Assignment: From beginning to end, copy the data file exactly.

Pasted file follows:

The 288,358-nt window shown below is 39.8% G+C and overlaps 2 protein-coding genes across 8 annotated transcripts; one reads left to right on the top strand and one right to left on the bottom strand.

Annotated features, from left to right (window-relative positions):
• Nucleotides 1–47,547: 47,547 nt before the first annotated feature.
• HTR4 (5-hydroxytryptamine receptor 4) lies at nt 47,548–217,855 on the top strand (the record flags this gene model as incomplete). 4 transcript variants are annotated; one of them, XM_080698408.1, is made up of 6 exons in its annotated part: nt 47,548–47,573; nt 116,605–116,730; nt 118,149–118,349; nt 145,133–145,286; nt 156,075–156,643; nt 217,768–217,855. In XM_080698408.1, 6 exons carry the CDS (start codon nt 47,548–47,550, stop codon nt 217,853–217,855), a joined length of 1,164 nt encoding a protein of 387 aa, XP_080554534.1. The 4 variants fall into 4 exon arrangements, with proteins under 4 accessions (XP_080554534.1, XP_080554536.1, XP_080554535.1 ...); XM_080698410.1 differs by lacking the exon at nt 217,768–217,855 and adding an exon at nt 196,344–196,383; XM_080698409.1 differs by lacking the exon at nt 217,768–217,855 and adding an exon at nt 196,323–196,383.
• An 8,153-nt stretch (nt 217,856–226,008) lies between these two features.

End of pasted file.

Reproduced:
The 288,358-nt window shown below is 39.8% G+C and overlaps 2 protein-coding genes across 8 annotated transcripts; one reads left to right on the top strand and one right to left on the bottom strand.

Annotated features, from left to right (window-relative positions):
• Nucleotides 1–47,547: 47,547 nt before the first annotated feature.
• HTR4 (5-hydroxytryptamine receptor 4) lies at nt 47,548–217,855 on the top strand (the record flags this gene model as incomplete). 4 transcript variants are annotated; one of them, XM_080698408.1, is made up of 6 exons in its annotated part: nt 47,548–47,573; nt 116,605–116,730; nt 118,149–118,349; nt 145,133–145,286; nt 156,075–156,643; nt 217,768–217,855. In XM_080698408.1, 6 exons carry the CDS (start codon nt 47,548–47,550, stop codon nt 217,853–217,855), a joined length of 1,164 nt encoding a protein of 387 aa, XP_080554534.1. The 4 variants fall into 4 exon arrangements, with proteins under 4 accessions (XP_080554534.1, XP_080554536.1, XP_080554535.1 ...); XM_080698410.1 differs by lacking the exon at nt 217,768–217,855 and adding an exon at nt 196,344–196,383; XM_080698409.1 differs by lacking the exon at nt 217,768–217,855 and adding an exon at nt 196,323–196,383.
• An 8,153-nt stretch (nt 217,856–226,008) lies between these two features.